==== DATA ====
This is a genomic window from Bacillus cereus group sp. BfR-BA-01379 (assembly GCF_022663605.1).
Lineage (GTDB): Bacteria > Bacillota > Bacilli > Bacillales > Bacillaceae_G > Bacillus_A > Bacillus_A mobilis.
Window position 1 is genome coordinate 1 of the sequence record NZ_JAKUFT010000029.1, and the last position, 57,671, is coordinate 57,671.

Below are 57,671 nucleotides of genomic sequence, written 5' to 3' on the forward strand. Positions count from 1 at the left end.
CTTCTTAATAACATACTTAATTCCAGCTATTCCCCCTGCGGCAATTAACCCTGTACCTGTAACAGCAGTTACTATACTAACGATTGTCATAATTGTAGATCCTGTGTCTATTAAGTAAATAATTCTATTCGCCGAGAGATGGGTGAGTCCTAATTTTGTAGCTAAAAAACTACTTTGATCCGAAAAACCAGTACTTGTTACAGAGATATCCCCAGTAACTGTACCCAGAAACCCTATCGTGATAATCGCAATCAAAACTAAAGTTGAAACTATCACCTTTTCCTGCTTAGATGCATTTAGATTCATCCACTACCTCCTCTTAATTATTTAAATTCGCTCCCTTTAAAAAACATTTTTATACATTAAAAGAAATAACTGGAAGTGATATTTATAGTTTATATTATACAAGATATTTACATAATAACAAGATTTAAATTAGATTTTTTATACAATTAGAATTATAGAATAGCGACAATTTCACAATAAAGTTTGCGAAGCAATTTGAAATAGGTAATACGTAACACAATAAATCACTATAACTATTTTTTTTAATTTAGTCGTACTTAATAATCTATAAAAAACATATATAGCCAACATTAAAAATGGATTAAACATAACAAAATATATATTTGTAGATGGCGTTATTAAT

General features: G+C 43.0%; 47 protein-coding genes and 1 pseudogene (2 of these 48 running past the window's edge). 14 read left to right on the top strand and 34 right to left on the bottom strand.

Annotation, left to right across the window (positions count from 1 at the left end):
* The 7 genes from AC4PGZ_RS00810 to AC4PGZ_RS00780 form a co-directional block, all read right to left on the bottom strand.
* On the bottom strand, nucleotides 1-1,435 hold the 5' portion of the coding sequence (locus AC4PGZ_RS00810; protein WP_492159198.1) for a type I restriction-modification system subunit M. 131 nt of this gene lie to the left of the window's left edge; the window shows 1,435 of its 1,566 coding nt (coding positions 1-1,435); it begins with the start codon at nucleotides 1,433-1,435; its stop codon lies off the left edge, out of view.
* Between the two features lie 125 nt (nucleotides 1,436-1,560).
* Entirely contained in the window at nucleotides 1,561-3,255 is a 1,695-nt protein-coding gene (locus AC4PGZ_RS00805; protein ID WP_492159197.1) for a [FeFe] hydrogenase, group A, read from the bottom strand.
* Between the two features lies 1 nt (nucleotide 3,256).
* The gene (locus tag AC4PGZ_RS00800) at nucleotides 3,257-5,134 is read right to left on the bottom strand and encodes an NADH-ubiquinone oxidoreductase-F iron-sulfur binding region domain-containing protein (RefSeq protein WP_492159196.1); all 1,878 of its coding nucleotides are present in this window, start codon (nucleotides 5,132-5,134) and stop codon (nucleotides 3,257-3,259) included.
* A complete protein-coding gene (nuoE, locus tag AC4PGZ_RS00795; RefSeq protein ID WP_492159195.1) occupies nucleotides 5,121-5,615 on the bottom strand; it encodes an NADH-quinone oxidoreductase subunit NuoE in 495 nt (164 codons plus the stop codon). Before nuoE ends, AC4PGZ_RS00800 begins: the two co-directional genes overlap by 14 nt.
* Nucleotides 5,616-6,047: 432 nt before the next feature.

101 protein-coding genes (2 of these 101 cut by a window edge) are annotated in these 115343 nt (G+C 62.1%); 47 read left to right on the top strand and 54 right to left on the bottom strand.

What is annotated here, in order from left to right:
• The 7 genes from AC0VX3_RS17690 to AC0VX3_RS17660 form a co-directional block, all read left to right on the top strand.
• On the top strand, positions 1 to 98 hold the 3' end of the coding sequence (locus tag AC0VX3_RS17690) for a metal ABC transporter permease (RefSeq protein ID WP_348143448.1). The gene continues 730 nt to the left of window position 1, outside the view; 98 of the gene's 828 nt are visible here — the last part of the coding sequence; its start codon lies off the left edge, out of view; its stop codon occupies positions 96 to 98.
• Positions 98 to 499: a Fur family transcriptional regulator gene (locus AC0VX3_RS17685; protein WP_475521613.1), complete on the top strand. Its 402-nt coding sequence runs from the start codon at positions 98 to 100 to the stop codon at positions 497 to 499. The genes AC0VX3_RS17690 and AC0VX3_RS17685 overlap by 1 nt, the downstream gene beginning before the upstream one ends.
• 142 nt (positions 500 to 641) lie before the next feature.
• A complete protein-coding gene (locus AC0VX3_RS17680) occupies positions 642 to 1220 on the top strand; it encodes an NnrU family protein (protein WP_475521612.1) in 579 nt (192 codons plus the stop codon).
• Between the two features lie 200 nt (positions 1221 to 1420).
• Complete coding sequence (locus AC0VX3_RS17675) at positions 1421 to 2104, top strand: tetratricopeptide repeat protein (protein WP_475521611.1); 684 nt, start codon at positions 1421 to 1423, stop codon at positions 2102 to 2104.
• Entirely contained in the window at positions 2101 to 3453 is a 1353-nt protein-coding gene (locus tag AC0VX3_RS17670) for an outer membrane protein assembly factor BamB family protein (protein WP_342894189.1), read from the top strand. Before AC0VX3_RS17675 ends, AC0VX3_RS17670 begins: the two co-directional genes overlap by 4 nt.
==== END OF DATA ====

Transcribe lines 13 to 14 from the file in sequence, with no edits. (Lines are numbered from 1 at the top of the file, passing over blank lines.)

* The gene (locus tag AC4PGZ_RS00800) at nucleotides 3,257-5,134 is read right to left on the bottom strand and encodes an NADH-ubiquinone oxidoreductase-F iron-sulfur binding region domain-containing protein (RefSeq protein WP_492159196.1); all 1,878 of its coding nucleotides are present in this window, start codon (nucleotides 5,132-5,134) and stop codon (nucleotides 3,257-3,259) included.
* A complete protein-coding gene (nuoE, locus tag AC4PGZ_RS00795; RefSeq protein ID WP_492159195.1) occupies nucleotides 5,121-5,615 on the bottom strand; it encodes an NADH-quinone oxidoreductase subunit NuoE in 495 nt (164 codons plus the stop codon). Before nuoE ends, AC4PGZ_RS00800 begins: the two co-directional genes overlap by 14 nt.